How to Tune In to Your Intuition
Listening to your gut sounds like the most natural thing in the world. Intuition, by definition, doesn't involve any conscious thought and should arise spontaneously. For many of us, however, it's easy to second-guess our instincts or let conscious stresses drown out what our gut is telling us.
But your gut instincts can be one of your most valuable resources as an entrepreneur (though not in every situation, of course). Just ask Lisa Price, founder of Carol's Daughter, and Alexa von Tobel, founder and CEO of LearnVest.
What business owners need is a direct line to their most valuable instincts that lets them bypass the static and get a clear message of what their intuition is telling them. Daniel Epstein, CEO of Unreasonable Institute, thinks he has found just this sort of megaphone for your gut instincts. In a recent blog post, he offers various techniques to tap into your subconscious and hear what it's telling you loud and clear. Here are two of the coolest.
Flip a Coin
Nope, you're not letting random chance decide. The idea here is to edge as close as possible to a decision and closely monitor how that possible choice makes you feel. It's sort of like an artificial creation of the situation where you're torn between two dishes in a restaurant and realize which one you truly want only the second after you order the other.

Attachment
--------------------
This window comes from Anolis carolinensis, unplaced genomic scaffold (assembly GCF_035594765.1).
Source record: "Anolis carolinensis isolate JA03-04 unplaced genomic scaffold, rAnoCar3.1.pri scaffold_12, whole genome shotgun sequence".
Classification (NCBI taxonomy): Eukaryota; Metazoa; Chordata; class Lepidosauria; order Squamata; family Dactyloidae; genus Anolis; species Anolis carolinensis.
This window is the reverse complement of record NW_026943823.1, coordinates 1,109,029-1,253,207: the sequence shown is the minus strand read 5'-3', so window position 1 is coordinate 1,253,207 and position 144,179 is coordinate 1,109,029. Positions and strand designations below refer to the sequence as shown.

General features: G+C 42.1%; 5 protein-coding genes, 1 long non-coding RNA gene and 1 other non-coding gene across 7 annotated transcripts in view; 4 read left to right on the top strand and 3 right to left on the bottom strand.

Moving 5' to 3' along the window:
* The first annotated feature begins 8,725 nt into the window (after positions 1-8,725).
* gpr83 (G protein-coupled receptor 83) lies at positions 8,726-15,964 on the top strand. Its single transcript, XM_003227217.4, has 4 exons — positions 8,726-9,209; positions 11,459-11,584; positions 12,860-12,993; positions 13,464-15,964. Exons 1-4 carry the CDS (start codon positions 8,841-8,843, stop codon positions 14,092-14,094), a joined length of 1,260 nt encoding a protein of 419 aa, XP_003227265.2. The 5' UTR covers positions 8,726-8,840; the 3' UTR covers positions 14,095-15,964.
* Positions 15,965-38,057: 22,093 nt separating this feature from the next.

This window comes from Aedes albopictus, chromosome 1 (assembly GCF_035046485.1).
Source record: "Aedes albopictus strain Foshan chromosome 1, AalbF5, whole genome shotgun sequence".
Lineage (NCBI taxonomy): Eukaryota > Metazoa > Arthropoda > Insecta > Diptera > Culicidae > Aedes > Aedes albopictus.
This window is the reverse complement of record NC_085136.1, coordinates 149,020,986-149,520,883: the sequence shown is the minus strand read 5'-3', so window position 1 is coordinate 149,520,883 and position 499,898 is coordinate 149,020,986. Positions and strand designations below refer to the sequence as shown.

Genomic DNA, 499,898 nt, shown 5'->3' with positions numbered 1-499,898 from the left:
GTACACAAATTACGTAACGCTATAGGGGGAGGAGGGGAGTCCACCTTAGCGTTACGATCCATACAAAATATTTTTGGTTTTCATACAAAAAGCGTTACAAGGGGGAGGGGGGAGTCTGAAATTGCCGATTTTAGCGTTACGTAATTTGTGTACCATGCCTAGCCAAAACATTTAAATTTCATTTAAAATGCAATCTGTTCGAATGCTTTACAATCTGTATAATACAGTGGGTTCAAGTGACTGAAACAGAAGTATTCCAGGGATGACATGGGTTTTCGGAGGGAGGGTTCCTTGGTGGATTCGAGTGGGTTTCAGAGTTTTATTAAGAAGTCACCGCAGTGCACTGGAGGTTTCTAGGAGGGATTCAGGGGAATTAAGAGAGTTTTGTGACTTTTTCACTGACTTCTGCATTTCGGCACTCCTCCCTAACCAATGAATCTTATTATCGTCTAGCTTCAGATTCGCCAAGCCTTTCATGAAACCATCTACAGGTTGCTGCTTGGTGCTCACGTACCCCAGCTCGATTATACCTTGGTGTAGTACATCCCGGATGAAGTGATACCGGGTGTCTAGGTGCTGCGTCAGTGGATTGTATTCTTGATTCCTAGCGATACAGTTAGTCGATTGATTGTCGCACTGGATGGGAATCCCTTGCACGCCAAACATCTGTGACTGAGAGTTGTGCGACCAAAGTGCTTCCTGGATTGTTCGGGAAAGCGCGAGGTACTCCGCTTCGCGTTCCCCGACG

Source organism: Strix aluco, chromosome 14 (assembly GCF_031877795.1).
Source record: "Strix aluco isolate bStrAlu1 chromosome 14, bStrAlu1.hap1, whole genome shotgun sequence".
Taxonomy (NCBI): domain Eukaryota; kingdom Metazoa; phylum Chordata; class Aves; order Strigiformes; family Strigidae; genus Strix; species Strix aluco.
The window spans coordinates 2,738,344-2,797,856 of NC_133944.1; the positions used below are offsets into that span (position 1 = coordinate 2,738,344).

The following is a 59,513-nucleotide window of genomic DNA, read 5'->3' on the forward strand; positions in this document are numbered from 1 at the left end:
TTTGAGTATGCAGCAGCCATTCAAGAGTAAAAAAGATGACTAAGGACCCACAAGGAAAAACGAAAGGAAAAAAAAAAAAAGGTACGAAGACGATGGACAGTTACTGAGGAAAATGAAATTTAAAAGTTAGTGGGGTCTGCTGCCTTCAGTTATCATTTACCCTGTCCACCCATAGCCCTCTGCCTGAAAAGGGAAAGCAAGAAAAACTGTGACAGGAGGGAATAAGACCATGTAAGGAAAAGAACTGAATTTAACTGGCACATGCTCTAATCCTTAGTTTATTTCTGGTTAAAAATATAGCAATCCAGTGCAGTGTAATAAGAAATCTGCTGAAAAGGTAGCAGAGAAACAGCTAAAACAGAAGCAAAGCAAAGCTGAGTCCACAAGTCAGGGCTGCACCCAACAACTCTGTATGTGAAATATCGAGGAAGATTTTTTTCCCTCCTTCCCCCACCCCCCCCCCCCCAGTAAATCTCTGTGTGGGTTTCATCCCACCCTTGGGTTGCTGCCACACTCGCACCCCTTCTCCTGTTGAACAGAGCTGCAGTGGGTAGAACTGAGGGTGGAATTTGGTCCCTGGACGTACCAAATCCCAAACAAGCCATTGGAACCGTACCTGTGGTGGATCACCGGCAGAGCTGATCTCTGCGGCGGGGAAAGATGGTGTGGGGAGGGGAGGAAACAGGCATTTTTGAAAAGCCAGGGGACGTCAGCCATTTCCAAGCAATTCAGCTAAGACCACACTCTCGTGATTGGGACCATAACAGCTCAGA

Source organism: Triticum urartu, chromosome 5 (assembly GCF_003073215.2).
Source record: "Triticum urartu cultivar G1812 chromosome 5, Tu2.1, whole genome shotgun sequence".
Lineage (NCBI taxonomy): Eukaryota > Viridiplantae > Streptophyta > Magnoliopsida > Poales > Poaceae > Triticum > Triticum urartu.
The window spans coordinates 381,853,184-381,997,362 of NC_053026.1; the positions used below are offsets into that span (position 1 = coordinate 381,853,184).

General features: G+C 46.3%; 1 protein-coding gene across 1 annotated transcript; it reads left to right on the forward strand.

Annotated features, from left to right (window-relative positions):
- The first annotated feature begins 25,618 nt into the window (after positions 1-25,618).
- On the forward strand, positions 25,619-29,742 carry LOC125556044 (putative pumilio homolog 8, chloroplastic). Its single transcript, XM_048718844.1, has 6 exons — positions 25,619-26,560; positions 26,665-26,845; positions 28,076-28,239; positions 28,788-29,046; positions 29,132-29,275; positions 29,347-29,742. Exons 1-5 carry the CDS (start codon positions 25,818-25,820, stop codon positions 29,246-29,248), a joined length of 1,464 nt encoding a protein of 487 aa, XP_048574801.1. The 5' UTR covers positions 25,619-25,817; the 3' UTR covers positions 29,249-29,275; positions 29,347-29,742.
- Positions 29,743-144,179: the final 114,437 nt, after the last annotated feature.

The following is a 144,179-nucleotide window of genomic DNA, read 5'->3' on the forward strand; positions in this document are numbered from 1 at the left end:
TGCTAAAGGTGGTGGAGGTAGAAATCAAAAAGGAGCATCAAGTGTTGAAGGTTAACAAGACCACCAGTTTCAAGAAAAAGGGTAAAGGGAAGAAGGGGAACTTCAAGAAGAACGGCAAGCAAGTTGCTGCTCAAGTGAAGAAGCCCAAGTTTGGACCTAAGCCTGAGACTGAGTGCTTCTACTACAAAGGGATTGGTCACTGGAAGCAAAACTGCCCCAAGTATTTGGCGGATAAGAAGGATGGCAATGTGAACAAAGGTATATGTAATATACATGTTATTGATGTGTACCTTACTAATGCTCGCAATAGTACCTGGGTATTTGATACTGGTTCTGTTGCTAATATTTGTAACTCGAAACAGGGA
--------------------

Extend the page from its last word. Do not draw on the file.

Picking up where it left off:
"If you are torn between a binary decision (i.e., trying to decide whether or not to do something), flip a coin and assign tails to yes and heads to no. Then, when the coin lands on either side, listen to the immediate gut reaction you feel to the results of the coin toss. If you feel a sense of sadness or disappointment, then you know that you need to do the opposite of what the coin told you," explains Epstein.
The Dinner-Party Test
When what you're trying to evaluate isn't a yes-no decision but a choice regarding the people you're working with, Epstein suggests a technique he learned from Caroline Whaley, general manager of creative development at Nike Foundation. In essence, it amounts to doing an imaginary seating arrangement for a dinner party.
"She asked me to consider that if I went to dinner with my team, are there people I'd rather sit next to and others who I'd hope I didn't get sat next to?" Epstein writes. "If the answer here is yes, that likely means you need to have a serious heart to heart conversation with the people you don't want to sit next to as something is clearly off."
What techniques do you use to better tune in to what your gut is telling you?
JESSICA STILLMAN | Columnist
Jessica Stillman is a freelance writer based in London with interests in unconventional career paths, generational differences, and the future of work. She has blogged for CBS MoneyWatch, GigaOM, and Brazen Careerist.